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Folios 58-60: AAL to ADM

[CH] I think this is in fact a letter to Mrs De Morgan.  The
reference in the letter to Mr. De Morgan is pretty clear
evidence for this.  As for the salutation, the 'r' of what
appears to be 'Mr' curls back on itself very slightly, in a
way that is suggestive of AAL's way of writing 'Mrs'.  
Compare what we find here with, for example, her 'Mr'
in Box 170, fol. 54r, and the 'Mrs' in Box 171, fol. 5r.  
Other points to mention, although these are by no means
conclusive, are that the letter is much chattier than her
usual letters to ADM, and that the letter ends 'Yours most
sincerely', which, based on a glance through the letters from
Box 171, was AAL's usual way of ending letters to Mrs.
De Morgan --- her standard sign-off to Mr. De Morgan
seems to have been 'Yours most truly'.]


 St James' Square
       6 o'clock
       Sunday Evening

 My Dear Mr De Morgan

I am very sorry
indeed at the extremely
dispiriting account you
give of yourselves; & also
I am much disappointed
at losing the pleasure
of spending this evening
with you. I was
out when your note arrived,
[58v] but I hear from the
servants that it came
just after half past four
Can I, (as far as you
at present foresee), spend
next Sunday Evening
with you?  I hope so,
for I believe it will
be my last ['Sunday' inserted] previous to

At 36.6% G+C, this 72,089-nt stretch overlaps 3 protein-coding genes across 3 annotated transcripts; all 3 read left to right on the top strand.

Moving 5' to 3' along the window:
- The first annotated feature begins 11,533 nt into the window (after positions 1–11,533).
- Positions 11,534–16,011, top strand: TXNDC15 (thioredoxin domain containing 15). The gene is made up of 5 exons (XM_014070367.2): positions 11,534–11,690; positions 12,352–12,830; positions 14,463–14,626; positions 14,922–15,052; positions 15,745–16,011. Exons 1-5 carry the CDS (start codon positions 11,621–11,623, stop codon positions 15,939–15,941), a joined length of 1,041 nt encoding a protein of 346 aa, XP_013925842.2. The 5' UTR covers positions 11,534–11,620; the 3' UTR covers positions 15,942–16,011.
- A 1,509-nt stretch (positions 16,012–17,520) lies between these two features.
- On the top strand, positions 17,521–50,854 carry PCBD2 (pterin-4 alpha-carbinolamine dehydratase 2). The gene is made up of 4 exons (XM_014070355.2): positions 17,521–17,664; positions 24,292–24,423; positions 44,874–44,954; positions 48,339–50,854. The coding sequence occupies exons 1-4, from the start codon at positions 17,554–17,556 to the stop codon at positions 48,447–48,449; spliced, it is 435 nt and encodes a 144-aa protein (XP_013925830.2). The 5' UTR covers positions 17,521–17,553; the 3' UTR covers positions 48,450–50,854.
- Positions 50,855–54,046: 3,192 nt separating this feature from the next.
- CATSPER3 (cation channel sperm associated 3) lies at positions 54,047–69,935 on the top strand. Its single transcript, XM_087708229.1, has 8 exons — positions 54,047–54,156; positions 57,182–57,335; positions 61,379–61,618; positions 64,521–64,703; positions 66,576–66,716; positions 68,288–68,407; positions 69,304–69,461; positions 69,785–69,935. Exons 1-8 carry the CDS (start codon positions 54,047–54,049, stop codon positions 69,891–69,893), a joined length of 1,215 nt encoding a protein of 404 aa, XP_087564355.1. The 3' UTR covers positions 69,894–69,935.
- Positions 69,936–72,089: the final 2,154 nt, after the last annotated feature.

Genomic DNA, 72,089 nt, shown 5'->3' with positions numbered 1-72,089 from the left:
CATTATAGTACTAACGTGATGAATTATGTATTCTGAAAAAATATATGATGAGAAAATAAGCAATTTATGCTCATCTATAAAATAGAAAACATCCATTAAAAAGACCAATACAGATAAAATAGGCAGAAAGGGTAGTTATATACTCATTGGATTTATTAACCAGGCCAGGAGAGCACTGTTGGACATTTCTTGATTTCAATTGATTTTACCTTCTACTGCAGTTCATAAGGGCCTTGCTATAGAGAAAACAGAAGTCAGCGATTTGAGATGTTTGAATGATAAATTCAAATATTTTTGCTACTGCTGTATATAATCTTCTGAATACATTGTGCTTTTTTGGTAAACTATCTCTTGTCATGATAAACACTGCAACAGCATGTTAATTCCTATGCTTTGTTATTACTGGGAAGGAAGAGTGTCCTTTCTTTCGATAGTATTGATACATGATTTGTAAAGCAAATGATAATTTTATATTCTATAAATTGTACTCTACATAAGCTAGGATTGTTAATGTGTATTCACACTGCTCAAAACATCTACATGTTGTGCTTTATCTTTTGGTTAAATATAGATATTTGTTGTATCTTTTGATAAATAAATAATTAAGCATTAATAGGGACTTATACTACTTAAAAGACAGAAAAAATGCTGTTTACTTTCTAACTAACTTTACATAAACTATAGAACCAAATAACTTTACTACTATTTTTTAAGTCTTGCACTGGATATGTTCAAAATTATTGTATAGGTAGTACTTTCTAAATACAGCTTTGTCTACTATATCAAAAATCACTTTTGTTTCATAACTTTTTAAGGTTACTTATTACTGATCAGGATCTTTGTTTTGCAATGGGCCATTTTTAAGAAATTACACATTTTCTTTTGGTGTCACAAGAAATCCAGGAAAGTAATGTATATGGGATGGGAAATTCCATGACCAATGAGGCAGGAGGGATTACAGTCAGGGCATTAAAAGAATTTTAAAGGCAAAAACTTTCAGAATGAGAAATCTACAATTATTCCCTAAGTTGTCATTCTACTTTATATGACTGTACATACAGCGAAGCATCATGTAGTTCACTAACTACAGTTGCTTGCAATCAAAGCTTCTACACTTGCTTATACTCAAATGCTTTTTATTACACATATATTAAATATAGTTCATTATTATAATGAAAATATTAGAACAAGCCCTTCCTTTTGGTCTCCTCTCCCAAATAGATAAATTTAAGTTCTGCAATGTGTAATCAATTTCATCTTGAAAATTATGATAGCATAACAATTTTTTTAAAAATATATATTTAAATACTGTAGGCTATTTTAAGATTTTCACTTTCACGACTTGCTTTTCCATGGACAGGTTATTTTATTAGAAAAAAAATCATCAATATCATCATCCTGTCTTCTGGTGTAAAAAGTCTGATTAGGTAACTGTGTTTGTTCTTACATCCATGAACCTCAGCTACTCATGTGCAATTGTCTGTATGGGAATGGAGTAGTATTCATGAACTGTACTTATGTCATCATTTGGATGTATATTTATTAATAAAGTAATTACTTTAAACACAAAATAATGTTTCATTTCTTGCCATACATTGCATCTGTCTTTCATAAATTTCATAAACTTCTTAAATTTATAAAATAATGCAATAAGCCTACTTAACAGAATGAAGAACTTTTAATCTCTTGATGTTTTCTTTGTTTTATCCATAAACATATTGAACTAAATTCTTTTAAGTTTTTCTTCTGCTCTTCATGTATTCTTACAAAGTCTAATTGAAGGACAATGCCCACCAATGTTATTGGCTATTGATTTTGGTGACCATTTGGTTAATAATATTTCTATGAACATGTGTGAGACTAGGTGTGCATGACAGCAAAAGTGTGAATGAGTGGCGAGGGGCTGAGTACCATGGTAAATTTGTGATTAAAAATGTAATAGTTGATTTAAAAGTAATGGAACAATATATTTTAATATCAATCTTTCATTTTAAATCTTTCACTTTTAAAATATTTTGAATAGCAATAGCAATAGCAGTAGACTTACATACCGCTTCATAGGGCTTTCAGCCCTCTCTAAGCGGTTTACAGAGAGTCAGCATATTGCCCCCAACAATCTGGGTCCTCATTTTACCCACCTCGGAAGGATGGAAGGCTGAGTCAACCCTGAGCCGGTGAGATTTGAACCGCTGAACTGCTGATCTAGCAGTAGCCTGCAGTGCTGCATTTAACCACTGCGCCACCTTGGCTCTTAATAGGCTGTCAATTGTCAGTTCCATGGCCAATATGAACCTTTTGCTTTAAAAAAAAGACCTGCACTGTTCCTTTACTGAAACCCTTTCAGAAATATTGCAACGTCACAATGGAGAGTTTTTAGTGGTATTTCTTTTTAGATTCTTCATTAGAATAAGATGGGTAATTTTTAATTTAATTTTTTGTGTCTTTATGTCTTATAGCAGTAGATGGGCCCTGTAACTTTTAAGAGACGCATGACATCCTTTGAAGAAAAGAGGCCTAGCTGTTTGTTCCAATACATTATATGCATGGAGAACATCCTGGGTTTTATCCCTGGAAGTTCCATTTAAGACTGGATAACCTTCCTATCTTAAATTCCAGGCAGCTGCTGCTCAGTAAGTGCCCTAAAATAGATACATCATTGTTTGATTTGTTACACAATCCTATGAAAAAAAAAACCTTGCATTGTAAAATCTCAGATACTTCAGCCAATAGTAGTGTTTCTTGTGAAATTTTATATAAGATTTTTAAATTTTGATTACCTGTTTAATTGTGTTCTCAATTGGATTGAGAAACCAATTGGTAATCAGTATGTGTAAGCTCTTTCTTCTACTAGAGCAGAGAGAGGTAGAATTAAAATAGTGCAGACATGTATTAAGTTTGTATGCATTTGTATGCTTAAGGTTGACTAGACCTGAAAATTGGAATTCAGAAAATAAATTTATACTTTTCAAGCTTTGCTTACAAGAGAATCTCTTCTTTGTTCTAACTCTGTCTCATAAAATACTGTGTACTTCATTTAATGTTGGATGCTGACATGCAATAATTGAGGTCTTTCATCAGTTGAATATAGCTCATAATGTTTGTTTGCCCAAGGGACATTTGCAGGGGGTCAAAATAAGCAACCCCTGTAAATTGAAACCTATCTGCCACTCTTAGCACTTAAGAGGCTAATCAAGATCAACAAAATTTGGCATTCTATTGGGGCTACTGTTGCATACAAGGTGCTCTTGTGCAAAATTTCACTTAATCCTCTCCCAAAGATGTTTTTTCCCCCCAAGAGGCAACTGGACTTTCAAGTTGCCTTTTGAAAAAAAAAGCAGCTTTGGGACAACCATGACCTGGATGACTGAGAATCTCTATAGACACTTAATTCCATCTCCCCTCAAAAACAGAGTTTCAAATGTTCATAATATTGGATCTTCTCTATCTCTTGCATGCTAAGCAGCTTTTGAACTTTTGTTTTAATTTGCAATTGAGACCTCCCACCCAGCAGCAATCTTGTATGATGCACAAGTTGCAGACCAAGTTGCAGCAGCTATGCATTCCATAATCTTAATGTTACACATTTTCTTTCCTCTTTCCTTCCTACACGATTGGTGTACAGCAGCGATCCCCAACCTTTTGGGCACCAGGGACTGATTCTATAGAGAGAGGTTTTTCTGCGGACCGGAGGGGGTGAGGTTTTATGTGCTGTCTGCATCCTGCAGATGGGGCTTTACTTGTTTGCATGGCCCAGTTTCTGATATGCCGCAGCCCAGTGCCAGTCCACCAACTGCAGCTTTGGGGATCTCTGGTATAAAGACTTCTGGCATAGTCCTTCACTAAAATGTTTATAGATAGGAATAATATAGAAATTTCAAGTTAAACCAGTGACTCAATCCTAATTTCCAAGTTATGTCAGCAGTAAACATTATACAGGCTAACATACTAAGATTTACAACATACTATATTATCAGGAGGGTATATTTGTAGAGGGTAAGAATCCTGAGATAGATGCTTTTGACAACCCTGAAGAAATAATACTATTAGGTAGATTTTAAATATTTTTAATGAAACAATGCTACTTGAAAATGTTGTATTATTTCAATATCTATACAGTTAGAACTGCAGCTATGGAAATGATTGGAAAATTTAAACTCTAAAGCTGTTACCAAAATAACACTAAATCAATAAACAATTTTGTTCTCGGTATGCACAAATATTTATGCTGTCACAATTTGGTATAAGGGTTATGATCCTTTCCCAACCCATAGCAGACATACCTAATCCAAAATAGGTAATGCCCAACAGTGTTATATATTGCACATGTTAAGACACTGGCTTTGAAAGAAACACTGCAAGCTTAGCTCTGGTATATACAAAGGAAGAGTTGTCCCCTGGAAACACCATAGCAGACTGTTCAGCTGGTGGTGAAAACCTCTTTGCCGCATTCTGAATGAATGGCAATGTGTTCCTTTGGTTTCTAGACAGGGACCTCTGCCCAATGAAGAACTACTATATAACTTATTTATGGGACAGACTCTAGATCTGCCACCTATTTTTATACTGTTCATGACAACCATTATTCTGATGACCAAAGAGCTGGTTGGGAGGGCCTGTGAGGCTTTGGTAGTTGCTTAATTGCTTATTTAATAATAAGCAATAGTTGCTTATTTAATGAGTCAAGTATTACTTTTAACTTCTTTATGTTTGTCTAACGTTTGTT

going to Paris; & I
have no week-day evening
disengaged to offer.

[59r] Another of the little
mathematical epochs, that
are so interesting to me,
has arrived; I mean
another Chapter of the
Differential Calculus is
just satisfactorily completed;
& I have a whole bundle
of papers to submit to
Mr De Morgan upon it,
& one or two questions
to ask on some trifling
points in it that are
not perfectly clear.  But
[59v] as it is not of a nature
that immediately presses,
all this may I think
wait till I can come
to you. Meantime I
shall begin Chapter VI,
on Integration &c.

I have since I 
saw you had such a
wonderful quantity of
occupations of various
sorts to get thro', that
I feel a little surprised
how I have managed to
[60r] ['got thro'' crossed out] accomplish, even this much
of the mathematics.
However I do not think
anything will ever manage
to oust the latter.  Indeed
the last fortnight is
rather a convincing
proof that nothing can.

I have been out
either to the Opera,
German Opera, or
somewhere or other, every
night.  I have had
music-lessons every morning,
[60v] & practised my Harp too
for an hour or two; &
I have been on horseback
nearly every day also.  I
might add many sundries
& et-ceteras to this list.

I must however maintain
that the Differential
Calculus is king of the
company; & may it
ever be so !

Believe me

 Yours most sincerely

 A. Ada Lovelace 

About this document

Date of authorship: 

Mar/Apr 1841

Holding institution: 

Bodleian Library, Oxford, UK


Dep. Lovelace Byron

Box 170